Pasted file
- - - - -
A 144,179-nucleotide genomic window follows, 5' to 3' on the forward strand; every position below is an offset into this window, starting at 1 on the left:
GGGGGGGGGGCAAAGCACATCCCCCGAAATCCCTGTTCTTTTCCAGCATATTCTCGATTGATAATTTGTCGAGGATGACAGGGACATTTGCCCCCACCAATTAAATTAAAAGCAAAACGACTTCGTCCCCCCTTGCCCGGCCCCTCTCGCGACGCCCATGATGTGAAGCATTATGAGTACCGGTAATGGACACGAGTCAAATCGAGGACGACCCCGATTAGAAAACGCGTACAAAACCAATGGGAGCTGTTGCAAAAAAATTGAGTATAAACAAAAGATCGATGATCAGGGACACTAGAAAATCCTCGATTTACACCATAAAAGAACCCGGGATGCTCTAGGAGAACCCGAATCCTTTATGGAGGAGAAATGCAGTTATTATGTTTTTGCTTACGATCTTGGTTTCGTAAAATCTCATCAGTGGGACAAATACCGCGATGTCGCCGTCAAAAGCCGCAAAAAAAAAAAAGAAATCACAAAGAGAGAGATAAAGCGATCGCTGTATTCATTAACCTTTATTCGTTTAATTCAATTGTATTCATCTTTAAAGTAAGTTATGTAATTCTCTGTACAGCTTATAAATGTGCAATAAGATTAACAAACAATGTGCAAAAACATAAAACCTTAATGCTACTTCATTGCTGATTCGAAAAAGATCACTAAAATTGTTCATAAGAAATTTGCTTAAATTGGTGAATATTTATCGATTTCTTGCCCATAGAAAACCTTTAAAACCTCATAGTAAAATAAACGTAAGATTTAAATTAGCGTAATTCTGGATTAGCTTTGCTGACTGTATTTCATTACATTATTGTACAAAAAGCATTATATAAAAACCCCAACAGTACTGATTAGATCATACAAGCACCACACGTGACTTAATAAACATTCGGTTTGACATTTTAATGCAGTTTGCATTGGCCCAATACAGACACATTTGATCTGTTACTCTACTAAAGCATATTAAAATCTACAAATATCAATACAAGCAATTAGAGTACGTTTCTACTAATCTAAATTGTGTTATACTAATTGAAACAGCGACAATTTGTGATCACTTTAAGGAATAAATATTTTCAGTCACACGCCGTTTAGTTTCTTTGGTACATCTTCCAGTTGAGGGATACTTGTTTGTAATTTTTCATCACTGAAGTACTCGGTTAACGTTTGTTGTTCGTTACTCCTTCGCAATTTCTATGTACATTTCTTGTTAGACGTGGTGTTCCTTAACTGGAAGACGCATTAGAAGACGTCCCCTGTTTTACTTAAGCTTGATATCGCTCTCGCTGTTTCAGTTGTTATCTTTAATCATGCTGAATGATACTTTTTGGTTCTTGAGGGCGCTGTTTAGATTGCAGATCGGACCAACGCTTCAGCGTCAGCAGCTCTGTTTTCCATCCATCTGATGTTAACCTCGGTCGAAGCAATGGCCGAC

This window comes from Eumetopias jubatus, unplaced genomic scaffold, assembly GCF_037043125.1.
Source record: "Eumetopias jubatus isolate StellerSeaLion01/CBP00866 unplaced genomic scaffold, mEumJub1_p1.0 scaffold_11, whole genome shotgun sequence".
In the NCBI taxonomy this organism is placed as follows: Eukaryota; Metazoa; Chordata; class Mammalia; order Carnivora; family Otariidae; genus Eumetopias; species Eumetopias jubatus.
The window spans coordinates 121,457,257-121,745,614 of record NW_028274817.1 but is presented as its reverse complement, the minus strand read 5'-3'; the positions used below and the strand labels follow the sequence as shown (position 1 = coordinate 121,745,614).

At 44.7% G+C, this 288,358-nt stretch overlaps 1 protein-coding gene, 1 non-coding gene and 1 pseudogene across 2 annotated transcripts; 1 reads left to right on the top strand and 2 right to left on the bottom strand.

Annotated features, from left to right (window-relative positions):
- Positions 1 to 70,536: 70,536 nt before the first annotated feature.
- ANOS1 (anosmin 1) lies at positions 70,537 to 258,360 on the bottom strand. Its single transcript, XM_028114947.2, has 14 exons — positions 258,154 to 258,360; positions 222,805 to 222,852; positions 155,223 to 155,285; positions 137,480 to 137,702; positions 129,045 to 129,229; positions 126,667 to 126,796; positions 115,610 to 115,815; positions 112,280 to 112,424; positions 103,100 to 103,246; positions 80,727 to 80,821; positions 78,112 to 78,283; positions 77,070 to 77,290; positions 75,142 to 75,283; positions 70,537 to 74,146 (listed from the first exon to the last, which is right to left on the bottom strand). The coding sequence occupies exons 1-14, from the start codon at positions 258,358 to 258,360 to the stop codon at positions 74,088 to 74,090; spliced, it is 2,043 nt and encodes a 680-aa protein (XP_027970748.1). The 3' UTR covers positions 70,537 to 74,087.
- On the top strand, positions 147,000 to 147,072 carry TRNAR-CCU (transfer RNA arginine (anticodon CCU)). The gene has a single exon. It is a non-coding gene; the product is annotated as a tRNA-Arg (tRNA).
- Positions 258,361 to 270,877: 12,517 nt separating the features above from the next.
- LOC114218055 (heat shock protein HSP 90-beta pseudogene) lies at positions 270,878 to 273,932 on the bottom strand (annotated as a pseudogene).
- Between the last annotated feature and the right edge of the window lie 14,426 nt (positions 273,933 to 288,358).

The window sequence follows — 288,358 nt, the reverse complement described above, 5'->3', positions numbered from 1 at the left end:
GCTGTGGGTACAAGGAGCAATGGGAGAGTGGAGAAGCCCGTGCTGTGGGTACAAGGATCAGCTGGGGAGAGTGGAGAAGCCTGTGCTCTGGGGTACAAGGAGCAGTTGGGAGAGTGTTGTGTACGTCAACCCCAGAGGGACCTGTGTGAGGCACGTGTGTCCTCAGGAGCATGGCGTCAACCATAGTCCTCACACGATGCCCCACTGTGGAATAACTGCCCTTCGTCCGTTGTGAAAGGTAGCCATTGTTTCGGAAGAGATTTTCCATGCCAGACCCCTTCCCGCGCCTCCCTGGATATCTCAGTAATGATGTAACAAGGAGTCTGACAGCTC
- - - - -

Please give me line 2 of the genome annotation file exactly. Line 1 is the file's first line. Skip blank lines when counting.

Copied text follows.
GGGGGGGGGGCAAAGCACATCCCCCGAAATCCCTGTTCTTTTCCAGCATATTCTCGATTGATAATTTGTCGAGGATGACAGGGACATTTGCCCCCACCAATTAAATTAAAAGCAAAACGACTTCGTCCCCCCTTGCCCGGCCCCTCTCGCGACGCCCATGATGTGAAGCATTATGAGTACCGGTAATGGACACGAGTCAAATCGAGGACGACCCCGATTAGAAAACGCGTACAAAACCAATGGGAGCTGTTGCAAAAAAATTGAGTATAAACAAAAGATCGATGATCAGGGACACTAGAAAATCCTCGATTTACACCATAAAAGAACCCGGGATGCTCTAGGAGAACCCGAATCCTTTATGGAGGAGAAATGCAGTTATTATGTTTTTGCTTACGATCTTGGTTTCGTAAAATCTCATCAGTGGGACAAATACCGCGATGTCGCCGTCAAAAGCCGCAAAAAAAAAAAAGAAATCACAAAGAGAGAGATAAAGCGATCGCTGTATTCATTAACCTTTATTCGTTTAATTCAATTGTATTCATCTTTAAAGTAAGTTATGTAATTCTCTGTACAGCTTATAAATGTGCAATAAGATTAACAAACAATGTGCAAAAACATAAAACCTTAATGCTACTTCATTGCTGATTCGAAAAAGATCACTAAAATTGTTCATAAGAAATTTGCTTAAATTGGTGAATATTTATCGATTTCTTGCCCATAGAAAACCTTTAAAACCTCATAGTAAAATAAACGTAAGATTTAAATTAGCGTAATTCTGGATTAGCTTTGCTGACTGTATTTCATTACATTATTGTACAAAAAGCATTATATAAAAACCCCAACAGTACTGATTAGATCATACAAGCACCACACGTGACTTAATAAACATTCGGTTTGACATTTTAATGCAGTTTGCATTGGCCCAATACAGACACATTTGATCTGTTACTCTACTAAAGCATATTAAAATCTACAAATATCAATACAAGCAATTAGAGTACGTTTCTACTAATCTAAATTGTGTTATACTAATTGAAACAGCGACAATTTGTGATCACTTTAAGGAATAAATATTTTCAGTCACACGCCGTTTAGTTTCTTTGGTACATCTTCCAGTTGAGGGATACTTGTTTGTAATTTTTCATCACTGAAGTACTCGGTTAACGTTTGTTGTTCGTTACTCCTTCGCAATTTCTATGTACATTTCTTGTTAGACGTGGTGTTCCTTAACTGGAAGACGCATTAGAAGACGTCCCCTGTTTTACTTAAGCTTGATATCGCTCTCGCTGTTTCAGTTGTTATCTTTAATCATGCTGAATGATACTTTTTGGTTCTTGAGGGCGCTGTTTAGATTGCAGATCGGACCAACGCTTCAGCGTCAGCAGCTCTGTTTTCCATCCATCTGATGTTAACCTCGGTCGAAGCAATGGCCGAC